Axis Camera Down-Tilt Auto-Measurement

By Ethan Ace, Published Jan 06, 2015, 12:00am EST

Tilting a camera too much can create problems.

Most commonly, it undermines getting clear shots of faces and license plates.

However, mounting angles are typically left up to guesswork, or trying to physically measure with plumb lines and protractors. Now, in their high end gyroscope-equipped models, Axis has added real-time tilt display to their cameras, allowing users to quickly measure and adjust their mounting angles.

In this note, we show how to use this feature and demonstrate its use on a camera in a video screencast.

Enabling Tilt Display

Beginning in firmware tilt and rotation information may be overlayed on the camera's video stream in the Q1615, adding to its existing list of high-end features.

To display this information, users must turn on text overlay in the web interface of the camera, using the text "#op" for tilt and "#or" for rotation. Note that some VMSes may require the stream to be restarted (camera disabled and re-enabled) in order for this display to appear.

Finding Tilt

Once enabled, the camera will display the real-time tilt and rotation, seen below:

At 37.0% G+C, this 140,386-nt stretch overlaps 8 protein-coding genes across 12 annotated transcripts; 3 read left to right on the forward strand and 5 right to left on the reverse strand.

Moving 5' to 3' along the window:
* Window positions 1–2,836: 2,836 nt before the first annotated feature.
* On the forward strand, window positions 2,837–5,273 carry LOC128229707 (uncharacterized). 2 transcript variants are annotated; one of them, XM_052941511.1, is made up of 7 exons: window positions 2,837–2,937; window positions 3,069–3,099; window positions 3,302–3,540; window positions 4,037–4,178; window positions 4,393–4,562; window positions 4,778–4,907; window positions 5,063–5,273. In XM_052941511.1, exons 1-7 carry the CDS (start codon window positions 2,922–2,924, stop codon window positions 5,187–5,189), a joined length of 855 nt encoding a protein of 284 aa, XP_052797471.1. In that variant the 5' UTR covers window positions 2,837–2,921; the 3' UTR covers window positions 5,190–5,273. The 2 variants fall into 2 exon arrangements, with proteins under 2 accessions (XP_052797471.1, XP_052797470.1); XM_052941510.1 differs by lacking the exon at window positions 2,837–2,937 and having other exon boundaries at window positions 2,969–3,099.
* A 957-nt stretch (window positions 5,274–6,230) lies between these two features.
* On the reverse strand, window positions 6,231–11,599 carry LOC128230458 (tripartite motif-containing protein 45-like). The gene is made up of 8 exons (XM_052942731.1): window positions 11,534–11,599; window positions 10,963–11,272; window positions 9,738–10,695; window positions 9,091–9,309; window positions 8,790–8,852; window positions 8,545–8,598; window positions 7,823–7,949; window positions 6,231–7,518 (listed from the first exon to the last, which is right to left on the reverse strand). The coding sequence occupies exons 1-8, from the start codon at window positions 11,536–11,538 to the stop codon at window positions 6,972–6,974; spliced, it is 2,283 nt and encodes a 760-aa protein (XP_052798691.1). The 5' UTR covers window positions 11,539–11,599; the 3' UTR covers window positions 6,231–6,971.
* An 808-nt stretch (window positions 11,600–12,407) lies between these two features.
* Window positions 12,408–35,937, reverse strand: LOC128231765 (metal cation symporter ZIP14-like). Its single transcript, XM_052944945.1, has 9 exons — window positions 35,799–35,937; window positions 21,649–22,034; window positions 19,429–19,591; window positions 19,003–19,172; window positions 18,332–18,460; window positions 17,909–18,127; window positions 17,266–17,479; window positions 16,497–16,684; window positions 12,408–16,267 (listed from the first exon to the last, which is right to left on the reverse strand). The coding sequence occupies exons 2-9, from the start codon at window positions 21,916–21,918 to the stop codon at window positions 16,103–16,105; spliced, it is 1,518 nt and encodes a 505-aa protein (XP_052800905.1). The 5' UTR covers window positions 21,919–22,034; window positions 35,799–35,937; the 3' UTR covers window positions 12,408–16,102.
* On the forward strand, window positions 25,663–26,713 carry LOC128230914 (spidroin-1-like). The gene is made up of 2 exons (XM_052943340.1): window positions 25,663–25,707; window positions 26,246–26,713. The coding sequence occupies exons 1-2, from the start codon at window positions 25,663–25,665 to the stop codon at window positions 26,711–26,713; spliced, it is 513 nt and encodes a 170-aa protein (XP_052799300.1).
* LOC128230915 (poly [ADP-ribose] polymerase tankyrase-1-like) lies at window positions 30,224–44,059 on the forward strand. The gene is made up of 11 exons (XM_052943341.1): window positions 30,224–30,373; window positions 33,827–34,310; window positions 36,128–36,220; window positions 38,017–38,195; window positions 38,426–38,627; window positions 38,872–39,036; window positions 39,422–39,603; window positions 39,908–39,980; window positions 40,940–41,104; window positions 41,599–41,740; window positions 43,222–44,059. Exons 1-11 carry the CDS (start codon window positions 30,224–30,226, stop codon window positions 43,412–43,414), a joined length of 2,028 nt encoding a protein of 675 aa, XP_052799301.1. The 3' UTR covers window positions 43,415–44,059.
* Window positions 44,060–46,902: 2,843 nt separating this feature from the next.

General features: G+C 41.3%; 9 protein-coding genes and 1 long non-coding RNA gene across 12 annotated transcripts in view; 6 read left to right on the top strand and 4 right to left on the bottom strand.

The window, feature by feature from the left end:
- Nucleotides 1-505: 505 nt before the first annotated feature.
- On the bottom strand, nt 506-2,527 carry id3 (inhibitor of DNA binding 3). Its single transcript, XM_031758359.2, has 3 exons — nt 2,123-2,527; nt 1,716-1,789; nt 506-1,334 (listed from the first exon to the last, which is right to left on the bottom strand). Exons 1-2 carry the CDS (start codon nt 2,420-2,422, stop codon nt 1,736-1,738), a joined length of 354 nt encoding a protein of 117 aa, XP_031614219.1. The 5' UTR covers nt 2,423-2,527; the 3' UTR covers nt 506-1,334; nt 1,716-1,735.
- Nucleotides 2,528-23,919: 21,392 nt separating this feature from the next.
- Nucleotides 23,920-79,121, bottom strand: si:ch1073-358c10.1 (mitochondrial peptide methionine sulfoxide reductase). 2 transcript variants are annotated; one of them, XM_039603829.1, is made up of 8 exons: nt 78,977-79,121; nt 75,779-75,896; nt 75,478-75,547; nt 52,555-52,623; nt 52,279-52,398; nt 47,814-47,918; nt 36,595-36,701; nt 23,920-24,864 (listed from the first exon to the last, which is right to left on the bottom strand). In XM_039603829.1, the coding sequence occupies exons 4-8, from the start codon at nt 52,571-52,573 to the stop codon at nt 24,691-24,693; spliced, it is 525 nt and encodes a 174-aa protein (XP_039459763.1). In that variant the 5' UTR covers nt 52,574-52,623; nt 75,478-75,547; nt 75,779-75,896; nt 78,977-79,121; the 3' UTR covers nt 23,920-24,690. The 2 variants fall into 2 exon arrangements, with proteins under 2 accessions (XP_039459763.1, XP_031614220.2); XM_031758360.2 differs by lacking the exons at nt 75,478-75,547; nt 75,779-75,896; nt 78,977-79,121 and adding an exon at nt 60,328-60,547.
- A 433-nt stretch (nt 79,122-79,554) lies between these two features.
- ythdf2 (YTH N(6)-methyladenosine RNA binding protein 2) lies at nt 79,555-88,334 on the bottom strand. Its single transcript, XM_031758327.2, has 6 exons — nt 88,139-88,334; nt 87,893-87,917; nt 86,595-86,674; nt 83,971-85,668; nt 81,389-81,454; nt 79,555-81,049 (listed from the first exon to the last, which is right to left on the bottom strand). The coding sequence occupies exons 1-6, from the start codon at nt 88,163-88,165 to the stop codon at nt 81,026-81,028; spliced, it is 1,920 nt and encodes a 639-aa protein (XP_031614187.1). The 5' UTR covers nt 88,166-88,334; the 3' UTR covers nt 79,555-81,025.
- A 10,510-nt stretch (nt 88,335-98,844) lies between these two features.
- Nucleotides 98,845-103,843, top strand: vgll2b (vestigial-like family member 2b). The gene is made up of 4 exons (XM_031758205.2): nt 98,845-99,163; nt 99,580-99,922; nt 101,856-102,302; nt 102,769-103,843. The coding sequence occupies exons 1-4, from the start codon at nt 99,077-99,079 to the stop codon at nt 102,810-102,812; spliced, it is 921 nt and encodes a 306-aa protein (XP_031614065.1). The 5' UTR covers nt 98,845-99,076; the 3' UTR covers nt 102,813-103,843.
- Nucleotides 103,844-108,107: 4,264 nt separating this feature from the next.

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The way it is expressed can be confusing. Zero degrees for the Q1615 is vertical, aiming straight down, with 90 being level with the horizon. The tilt measurement shown in the OSD is degrees uptilt, not down. So for example, in order to aim a camera at 20 degrees downtilt, we need to subtract 20 from 90, so our tilt should display 70 in this case.

This video reviews tilt and rotation display in real time, as well as how to enable this feature:

Practical Applications

Though in many instances users may aim cameras simply by looking at the field of view on screen, this tilt display has practical uses in some applications. Some analytics systems such as LPR and facial recognition have strict angle of view requirements. Further, in some design specifications, consultants may specify specific downtilt figures. Using this on screen display is a simple way of assuring these requirements are met.

Finally, as we found in our Camera Height vs. Image Quality Test, to best capture facial details, cameras should be tilted no more than 15° below horizontal. Using Axis' tilt display is a quick way to find these mounting angles.

Limitations on Camera Availability

Though this is a neat tool, it is limited to Axis most expensive fixed camera series. This might be a sign of things to come for future cameras, for now most will not be able to use this.

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